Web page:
Emily Ellsworth, the former staffer who penned a famous series of tweets and a comprehensive guide explaining why you should call rather than write, agreed that sending an email—straight from the heart, not a form letter—is your next best bet.

collect
0
Loyd Davis 2016-11-23
img

If you want to contact your local Congressional representative, Call to Action makes the whole process really simple.

You just enter your address or location, and the app tells you who your representative is, where you can get a hold of them, and what you should say to get your point across.

Even better, if you re using the app on your phone, you can tap the phone number and just call directly from the app.

It s available for web only, so you ll just head to the website and enter your location.

It tells you what to expect from your phone call, too:

You will likely talk to an intern or Congressional staffer dedicated to constituent services.

collect
0
Johnny Huff 2017-11-17
img

Yesterday, the US House of Representatives passed its version of a tax bill that would drop corporate tax rates and alter various deductions.

While most of the arguments about the bill have focused on which tax brackets will end up paying more, an entire class of individuals appears to have been specifically targeted with a measure that could raise their tax liability by 300 percent or more: graduate student researchers.

Many graduate programs in areas like business, medicine, and law can afford to charge high tuitions.

Despite typically taking five to six years to complete, a PhD student is only likely to earn in the area of $44,000 after graduation if they're funded by the National Institutes of Health.

Even four years of additional experience doesn't raise the salary above $50,000.

Doing so would almost certainly discourage anyone but the independently wealthy from attending research-focused graduate programs.

collect
0
Bob Sun 2017-09-06
img

A bipartisan effort has brought proper national regulation of self-driving cars one step closer to reality.

Nearly every member of the US House of Representatives voted in favor of H.R.

3388, otherwise known as the Safely Ensuring Lives Future Deployment and Research In Vehicle Evolution (SELF DRIVE) Act.

The act passed subcommittee in July, and it left committee with a unanimous vote in its favor in that same month.

A basic summary of the bill is that it clarifies how responsibilities regarding the introduction of self-driving cars will be split between federal and state governments.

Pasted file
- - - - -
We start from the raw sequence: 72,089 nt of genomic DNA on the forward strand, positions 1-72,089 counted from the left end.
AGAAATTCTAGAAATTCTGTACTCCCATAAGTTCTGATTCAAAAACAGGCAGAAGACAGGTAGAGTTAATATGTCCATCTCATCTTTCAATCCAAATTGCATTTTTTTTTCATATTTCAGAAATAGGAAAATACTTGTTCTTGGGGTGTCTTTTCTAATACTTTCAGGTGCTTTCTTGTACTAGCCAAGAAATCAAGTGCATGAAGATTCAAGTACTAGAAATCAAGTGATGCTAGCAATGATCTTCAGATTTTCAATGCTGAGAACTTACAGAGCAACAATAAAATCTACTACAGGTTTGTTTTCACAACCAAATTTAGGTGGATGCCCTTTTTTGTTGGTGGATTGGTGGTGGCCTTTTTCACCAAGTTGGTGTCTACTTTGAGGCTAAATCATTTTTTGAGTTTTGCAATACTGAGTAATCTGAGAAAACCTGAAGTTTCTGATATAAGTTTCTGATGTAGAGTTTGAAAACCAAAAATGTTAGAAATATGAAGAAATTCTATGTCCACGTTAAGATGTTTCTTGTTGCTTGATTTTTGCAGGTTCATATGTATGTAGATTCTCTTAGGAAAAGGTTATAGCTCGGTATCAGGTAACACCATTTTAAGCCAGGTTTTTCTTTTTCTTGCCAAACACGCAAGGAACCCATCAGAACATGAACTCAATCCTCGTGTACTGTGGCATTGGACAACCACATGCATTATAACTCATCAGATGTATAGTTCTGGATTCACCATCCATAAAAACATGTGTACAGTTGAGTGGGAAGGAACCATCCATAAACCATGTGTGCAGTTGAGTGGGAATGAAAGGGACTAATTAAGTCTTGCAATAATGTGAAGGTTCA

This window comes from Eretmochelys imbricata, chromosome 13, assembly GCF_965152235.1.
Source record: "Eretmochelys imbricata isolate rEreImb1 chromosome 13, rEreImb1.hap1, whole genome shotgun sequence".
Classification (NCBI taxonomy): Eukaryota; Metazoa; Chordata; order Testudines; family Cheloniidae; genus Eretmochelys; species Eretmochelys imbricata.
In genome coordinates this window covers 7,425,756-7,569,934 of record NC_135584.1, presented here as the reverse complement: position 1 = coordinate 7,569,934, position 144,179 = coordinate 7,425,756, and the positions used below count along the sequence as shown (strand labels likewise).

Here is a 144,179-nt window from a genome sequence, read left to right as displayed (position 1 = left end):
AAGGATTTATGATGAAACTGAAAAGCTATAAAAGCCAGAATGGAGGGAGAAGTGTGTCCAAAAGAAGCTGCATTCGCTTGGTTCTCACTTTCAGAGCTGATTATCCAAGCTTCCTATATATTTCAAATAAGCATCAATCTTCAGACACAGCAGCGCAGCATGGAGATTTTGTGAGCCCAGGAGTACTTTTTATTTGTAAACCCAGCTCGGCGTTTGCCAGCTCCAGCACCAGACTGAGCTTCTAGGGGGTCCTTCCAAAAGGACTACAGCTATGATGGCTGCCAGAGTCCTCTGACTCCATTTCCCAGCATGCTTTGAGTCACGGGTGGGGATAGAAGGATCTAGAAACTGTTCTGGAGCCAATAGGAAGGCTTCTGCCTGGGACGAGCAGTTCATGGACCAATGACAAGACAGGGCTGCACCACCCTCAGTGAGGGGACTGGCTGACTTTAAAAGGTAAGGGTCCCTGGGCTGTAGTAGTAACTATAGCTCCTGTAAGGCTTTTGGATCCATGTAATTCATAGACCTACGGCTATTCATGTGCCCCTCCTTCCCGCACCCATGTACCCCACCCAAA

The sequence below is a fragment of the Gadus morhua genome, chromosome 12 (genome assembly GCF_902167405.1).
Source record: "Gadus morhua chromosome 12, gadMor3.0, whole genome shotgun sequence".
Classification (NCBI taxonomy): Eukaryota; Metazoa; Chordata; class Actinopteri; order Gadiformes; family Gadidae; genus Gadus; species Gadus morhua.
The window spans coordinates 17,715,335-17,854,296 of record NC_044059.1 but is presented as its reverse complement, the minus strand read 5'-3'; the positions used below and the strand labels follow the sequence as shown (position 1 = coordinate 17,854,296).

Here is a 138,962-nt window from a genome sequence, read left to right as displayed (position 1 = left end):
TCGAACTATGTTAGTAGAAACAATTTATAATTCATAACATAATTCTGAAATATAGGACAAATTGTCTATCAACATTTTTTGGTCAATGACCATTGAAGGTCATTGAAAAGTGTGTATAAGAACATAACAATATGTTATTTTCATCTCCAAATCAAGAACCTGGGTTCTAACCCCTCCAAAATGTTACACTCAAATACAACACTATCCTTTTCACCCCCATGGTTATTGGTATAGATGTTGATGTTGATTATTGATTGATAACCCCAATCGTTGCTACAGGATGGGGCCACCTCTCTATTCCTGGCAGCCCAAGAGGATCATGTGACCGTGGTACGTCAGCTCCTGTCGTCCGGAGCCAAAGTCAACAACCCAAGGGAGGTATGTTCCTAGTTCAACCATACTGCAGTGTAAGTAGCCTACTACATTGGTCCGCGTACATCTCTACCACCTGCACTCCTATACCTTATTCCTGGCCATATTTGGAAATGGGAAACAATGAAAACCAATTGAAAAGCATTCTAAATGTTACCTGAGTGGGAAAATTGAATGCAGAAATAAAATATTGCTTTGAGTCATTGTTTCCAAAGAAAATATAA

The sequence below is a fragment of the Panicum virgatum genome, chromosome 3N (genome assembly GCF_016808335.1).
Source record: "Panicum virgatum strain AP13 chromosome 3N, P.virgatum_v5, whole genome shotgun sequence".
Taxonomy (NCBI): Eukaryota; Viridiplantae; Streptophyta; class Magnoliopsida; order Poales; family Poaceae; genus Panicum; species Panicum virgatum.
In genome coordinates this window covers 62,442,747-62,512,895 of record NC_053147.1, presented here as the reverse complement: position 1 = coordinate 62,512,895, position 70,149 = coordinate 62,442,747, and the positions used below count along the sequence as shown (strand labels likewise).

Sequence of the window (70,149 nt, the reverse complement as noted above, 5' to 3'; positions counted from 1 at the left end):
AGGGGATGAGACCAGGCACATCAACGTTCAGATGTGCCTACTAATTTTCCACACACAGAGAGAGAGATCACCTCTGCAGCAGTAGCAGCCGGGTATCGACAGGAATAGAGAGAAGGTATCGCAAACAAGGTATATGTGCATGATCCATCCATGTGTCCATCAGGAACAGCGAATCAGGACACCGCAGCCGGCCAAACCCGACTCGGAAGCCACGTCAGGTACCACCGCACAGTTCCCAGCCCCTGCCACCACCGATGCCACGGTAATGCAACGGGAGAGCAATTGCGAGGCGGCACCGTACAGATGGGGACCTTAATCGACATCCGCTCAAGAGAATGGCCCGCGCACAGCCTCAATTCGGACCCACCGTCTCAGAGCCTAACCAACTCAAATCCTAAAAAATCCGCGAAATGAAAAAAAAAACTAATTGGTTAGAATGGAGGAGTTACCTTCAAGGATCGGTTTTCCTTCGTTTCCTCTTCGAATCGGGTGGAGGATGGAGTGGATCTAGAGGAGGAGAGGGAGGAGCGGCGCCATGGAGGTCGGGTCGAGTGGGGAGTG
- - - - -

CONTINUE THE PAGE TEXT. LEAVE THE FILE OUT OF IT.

As The Hill puts it, the act puts authority over the car in the hands of the feds, with authority over the driver remaining within the purview of state government.

collect
0
Bryan White 2016-05-24
img

That s what the Kelsey Smith Act was looking to turn into law, according to Reuters.

She was found murdered four days later.

Smiths parents were at the House chamber during the vote.

The legislation s goal is laudable — to help find people deemed to be in emergency situations, according to R Street, a think tank based in Washington D.C.

But granting law enforcement extraordinary abilities to obtain cell data without receiving a probable cause warrant from a judge is yet another expansion of government surveillance power.

The Kelsey Smith Act was voted down 229 to 158, but Reuters reports that more than 20 states have already adopted a variant of the law since Smith s death.

collect
0
Robert Rock 2021-05-06
img
On Tuesday, India granted permission to several telecom service providers to conduct a six-month trial for the use and application of 5G technology in the country, except for the Chinese firms
collect
0
Brad Patterson 2019-02-26
img

Representatives of London's black cab drivers have lost their latest court battle against pantomime transport villain Uber, leaving the situation basically unchanged and everyone allowed to carry on being as angry as usual.

The United Cabbies Group was seeking to overturn last year's permit grant decision, on the grounds that the judge who ruled on the license was guilty of bias.